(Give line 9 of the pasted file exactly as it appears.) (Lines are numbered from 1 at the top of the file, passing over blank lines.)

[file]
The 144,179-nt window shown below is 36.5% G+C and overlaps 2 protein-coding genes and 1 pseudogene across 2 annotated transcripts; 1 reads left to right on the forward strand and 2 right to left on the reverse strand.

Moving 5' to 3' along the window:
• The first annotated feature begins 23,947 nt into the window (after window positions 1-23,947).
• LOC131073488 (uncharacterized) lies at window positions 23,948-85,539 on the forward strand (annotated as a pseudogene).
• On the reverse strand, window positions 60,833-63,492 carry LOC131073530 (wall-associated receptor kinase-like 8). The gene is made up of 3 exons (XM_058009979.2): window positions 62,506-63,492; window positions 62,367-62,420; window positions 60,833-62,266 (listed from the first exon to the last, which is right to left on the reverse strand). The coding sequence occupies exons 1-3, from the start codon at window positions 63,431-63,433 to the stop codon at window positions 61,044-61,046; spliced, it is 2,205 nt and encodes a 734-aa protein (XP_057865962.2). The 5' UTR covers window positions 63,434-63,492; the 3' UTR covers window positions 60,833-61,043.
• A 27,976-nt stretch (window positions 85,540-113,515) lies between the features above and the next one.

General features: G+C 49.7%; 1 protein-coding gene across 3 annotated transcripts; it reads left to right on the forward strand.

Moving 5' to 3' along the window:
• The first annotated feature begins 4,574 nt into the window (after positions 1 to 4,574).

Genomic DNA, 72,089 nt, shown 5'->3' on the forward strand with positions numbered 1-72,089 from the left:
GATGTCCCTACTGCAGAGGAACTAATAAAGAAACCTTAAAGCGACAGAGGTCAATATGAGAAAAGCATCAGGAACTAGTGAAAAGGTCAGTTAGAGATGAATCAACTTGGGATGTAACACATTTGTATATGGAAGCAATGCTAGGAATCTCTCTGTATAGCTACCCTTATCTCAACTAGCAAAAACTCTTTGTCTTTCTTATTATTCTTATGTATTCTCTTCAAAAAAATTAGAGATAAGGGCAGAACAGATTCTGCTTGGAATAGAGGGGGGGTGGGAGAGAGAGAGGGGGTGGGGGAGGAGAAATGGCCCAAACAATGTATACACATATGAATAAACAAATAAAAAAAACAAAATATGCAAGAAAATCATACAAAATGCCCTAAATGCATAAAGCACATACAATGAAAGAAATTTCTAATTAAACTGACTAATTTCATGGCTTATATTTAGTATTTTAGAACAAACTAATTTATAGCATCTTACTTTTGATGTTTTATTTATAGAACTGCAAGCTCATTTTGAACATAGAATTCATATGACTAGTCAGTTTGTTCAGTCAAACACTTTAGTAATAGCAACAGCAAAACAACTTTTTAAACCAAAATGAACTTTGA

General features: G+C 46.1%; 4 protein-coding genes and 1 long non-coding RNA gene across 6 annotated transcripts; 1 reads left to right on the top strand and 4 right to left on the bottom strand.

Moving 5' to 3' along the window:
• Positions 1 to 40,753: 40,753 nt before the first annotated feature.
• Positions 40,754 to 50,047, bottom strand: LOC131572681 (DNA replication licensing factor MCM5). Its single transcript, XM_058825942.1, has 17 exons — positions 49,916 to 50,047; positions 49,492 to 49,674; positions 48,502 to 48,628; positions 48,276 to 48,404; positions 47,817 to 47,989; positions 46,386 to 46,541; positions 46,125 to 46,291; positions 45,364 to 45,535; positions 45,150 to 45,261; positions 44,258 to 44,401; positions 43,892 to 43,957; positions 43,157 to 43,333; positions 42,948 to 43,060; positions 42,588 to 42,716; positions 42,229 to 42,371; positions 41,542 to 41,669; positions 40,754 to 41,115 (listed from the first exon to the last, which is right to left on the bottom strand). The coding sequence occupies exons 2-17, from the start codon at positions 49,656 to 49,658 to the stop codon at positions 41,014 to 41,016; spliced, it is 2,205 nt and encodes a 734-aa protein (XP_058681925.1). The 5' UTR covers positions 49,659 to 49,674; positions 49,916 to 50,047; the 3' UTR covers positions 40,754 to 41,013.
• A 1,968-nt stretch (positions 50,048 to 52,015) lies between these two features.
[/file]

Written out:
• The first annotated feature begins 4,574 nt into the window (after positions 1 to 4,574).